Brazil set new COVID-19 records for a single day on Wednesday, reporting 70,869 new cases and 1,554 deaths. With this, the country simultaneously surpassed the milestones of 2.5 million cases and 90,000 total deaths from the disease.
These figures expose one of the worst scenarios of the global pandemic. Although in absolute numbers Brazil still lags behind the United States, Wednesday’s numbers surpassed those of any other country in the world.
In the midst of these catastrophic conditions, the Brazilian political establishment is promoting a campaign to reopen schools across the country as soon as possible, threatening to escalate the already soaring levels of COVID-19 infections.
The schools represent a key step for a total reactivation of the Brazilian economy, which demands that workers leave their children while they are at their jobs generating profits for the ruling elite.
The brutal irrationality of this proposal was recently expressed in a commercial produced by the Union of Private Educational Establishments of Rio de Janeiro (Sinepe-RJ). Attacking science and normalizing COVID deaths, it stated:
“Months have passed, we’ve learned to live with the virus. COVID will never totally leave, what ends is fear… We understood that science is the vaccine, studies have only caused confusion. Locking everyone up at home is not science. To confine is to ignore, to subtract life, to weaken, to mess with emotions. Children need to get back together, play, rebuild bonds, friendships, see their friends again.”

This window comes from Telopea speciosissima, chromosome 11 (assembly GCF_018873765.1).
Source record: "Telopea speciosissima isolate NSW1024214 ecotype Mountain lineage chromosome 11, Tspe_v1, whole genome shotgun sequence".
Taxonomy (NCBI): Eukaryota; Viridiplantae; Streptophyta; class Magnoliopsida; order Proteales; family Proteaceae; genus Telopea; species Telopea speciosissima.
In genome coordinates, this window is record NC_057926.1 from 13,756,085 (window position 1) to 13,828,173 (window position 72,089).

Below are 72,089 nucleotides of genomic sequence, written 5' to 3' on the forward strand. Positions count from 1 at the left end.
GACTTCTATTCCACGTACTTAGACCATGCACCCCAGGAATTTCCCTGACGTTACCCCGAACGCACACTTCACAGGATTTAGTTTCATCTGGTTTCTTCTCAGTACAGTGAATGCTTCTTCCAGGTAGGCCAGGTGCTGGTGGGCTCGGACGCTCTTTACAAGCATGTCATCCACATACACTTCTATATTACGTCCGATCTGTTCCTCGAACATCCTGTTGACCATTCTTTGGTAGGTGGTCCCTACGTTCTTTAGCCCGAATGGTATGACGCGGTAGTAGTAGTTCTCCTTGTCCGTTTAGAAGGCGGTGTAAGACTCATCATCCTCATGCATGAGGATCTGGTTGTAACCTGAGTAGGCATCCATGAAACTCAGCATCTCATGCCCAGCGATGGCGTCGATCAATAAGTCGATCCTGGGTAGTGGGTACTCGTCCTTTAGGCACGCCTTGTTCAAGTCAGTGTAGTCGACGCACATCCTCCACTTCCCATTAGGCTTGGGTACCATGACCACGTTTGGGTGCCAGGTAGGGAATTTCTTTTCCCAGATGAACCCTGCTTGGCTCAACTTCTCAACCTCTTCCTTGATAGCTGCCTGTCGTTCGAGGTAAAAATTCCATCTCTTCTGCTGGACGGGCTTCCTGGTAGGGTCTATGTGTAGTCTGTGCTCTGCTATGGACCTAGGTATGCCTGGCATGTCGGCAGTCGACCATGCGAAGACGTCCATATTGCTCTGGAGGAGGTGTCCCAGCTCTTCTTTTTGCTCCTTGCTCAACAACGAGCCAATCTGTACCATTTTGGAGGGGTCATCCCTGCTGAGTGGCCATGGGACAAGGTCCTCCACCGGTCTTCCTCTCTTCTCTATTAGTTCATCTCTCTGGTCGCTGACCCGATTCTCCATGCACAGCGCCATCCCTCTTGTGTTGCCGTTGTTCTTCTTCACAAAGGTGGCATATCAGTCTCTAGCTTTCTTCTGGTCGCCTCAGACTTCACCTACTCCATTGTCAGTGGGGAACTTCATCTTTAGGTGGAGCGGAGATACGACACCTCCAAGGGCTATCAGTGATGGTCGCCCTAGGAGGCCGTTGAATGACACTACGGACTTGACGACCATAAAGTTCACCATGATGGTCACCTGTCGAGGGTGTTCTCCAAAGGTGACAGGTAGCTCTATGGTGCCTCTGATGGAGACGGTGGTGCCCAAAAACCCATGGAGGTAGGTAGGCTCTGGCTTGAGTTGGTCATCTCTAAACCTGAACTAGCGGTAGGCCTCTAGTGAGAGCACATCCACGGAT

Although it was quickly taken off the air, after a rain of criticism by health experts, its conceptions are fully aligned with the discussions being held at the top level of the state. It is impossible not to associate them with the sociopathic positions defended by extreme-right President Jair Bolsonaro.
About a month ago, when he announced to millions of Brazilians that he had contracted the new coronavirus, Bolsonaro once again insisted that the entire population should contract the virus and called for the immediate reopening of schools.
At that moment, he was looking for a candidate for the Ministry of Education (MEC). Renato Feder, one of those interviewed, declared later to Estadão that the president’s central concern was to have someone capable of promoting a plan for the resumption of classes throughout the country.
The minister appointed by Bolsonaro, the evangelical preacher Milton Ribeiro, was promptly praised by national private education associations as a figure capable of advancing “the safe resumption of on-site academic activities.”
Schools are already reopening
The reopening of schools in Brazil is progressing in the same way as they were closed, without general planning, with local governments making arbitrary decisions.
However, if in the movement to close schools at the beginning of the pandemic, governors and mayors appeared as opponents of the homicidal policy of Bolsonaro, now in promoting the reopenings, they reveal the total inconsistency of their opposition.